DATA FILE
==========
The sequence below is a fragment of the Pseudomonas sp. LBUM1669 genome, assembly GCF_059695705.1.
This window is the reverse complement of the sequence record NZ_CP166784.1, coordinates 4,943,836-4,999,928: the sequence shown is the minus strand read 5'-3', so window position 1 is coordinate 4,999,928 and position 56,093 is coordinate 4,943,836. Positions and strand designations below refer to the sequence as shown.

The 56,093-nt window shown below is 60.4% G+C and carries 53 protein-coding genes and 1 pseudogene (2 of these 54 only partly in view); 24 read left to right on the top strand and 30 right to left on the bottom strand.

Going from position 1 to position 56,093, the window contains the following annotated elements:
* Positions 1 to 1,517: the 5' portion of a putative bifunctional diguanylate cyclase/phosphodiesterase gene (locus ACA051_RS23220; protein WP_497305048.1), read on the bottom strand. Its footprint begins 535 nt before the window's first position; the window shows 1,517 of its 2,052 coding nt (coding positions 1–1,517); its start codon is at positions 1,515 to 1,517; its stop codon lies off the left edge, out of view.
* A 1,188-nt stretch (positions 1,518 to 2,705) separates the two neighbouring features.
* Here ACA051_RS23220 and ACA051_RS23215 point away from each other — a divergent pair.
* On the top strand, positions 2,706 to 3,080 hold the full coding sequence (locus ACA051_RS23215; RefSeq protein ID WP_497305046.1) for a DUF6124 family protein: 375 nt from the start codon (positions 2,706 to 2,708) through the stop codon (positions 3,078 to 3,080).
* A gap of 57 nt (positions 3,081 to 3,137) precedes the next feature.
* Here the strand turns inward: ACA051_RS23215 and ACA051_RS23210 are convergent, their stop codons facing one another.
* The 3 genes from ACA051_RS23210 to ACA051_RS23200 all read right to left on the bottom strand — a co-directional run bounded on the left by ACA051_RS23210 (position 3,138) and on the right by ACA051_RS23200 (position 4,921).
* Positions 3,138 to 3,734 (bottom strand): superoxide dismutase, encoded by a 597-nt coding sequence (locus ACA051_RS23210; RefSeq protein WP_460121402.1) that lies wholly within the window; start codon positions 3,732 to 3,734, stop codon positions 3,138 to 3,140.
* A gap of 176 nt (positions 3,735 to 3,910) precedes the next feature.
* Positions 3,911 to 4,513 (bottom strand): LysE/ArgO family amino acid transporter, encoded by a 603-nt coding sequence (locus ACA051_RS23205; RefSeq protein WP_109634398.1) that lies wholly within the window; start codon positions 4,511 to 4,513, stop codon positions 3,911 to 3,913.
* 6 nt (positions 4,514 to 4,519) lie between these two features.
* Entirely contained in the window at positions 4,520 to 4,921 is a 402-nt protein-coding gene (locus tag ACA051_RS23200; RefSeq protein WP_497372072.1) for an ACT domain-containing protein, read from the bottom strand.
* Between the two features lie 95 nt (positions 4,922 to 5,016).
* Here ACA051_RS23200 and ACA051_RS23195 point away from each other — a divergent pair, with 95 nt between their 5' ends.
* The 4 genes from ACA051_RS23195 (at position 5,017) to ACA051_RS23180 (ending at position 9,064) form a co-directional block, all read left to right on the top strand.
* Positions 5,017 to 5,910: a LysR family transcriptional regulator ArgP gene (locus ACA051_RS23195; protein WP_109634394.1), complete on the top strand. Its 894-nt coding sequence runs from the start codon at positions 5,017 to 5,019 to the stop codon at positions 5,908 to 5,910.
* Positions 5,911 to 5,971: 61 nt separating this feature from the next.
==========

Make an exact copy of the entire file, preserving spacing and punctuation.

The sequence below is a fragment of the Pseudomonas sp. LBUM1669 genome, assembly GCF_059695705.1.
This window is the reverse complement of the sequence record NZ_CP166784.1, coordinates 4,943,836-4,999,928: the sequence shown is the minus strand read 5'-3', so window position 1 is coordinate 4,999,928 and position 56,093 is coordinate 4,943,836. Positions and strand designations below refer to the sequence as shown.

The 56,093-nt window shown below is 60.4% G+C and carries 53 protein-coding genes and 1 pseudogene (2 of these 54 only partly in view); 24 read left to right on the top strand and 30 right to left on the bottom strand.

Going from position 1 to position 56,093, the window contains the following annotated elements:
* Positions 1 to 1,517: the 5' portion of a putative bifunctional diguanylate cyclase/phosphodiesterase gene (locus ACA051_RS23220; protein WP_497305048.1), read on the bottom strand. Its footprint begins 535 nt before the window's first position; the window shows 1,517 of its 2,052 coding nt (coding positions 1–1,517); its start codon is at positions 1,515 to 1,517; its stop codon lies off the left edge, out of view.
* A 1,188-nt stretch (positions 1,518 to 2,705) separates the two neighbouring features.
* Here ACA051_RS23220 and ACA051_RS23215 point away from each other — a divergent pair.
* On the top strand, positions 2,706 to 3,080 hold the full coding sequence (locus ACA051_RS23215; RefSeq protein ID WP_497305046.1) for a DUF6124 family protein: 375 nt from the start codon (positions 2,706 to 2,708) through the stop codon (positions 3,078 to 3,080).
* A gap of 57 nt (positions 3,081 to 3,137) precedes the next feature.
* Here the strand turns inward: ACA051_RS23215 and ACA051_RS23210 are convergent, their stop codons facing one another.
* The 3 genes from ACA051_RS23210 to ACA051_RS23200 all read right to left on the bottom strand — a co-directional run bounded on the left by ACA051_RS23210 (position 3,138) and on the right by ACA051_RS23200 (position 4,921).
* Positions 3,138 to 3,734 (bottom strand): superoxide dismutase, encoded by a 597-nt coding sequence (locus ACA051_RS23210; RefSeq protein WP_460121402.1) that lies wholly within the window; start codon positions 3,732 to 3,734, stop codon positions 3,138 to 3,140.
* A gap of 176 nt (positions 3,735 to 3,910) precedes the next feature.
* Positions 3,911 to 4,513 (bottom strand): LysE/ArgO family amino acid transporter, encoded by a 603-nt coding sequence (locus ACA051_RS23205; RefSeq protein WP_109634398.1) that lies wholly within the window; start codon positions 4,511 to 4,513, stop codon positions 3,911 to 3,913.
* 6 nt (positions 4,514 to 4,519) lie between these two features.
* Entirely contained in the window at positions 4,520 to 4,921 is a 402-nt protein-coding gene (locus tag ACA051_RS23200; RefSeq protein WP_497372072.1) for an ACT domain-containing protein, read from the bottom strand.
* Between the two features lie 95 nt (positions 4,922 to 5,016).
* Here ACA051_RS23200 and ACA051_RS23195 point away from each other — a divergent pair, with 95 nt between their 5' ends.
* The 4 genes from ACA051_RS23195 (at position 5,017) to ACA051_RS23180 (ending at position 9,064) form a co-directional block, all read left to right on the top strand.
* Positions 5,017 to 5,910: a LysR family transcriptional regulator ArgP gene (locus ACA051_RS23195; protein WP_109634394.1), complete on the top strand. Its 894-nt coding sequence runs from the start codon at positions 5,017 to 5,019 to the stop codon at positions 5,908 to 5,910.
* Positions 5,911 to 5,971: 61 nt separating this feature from the next.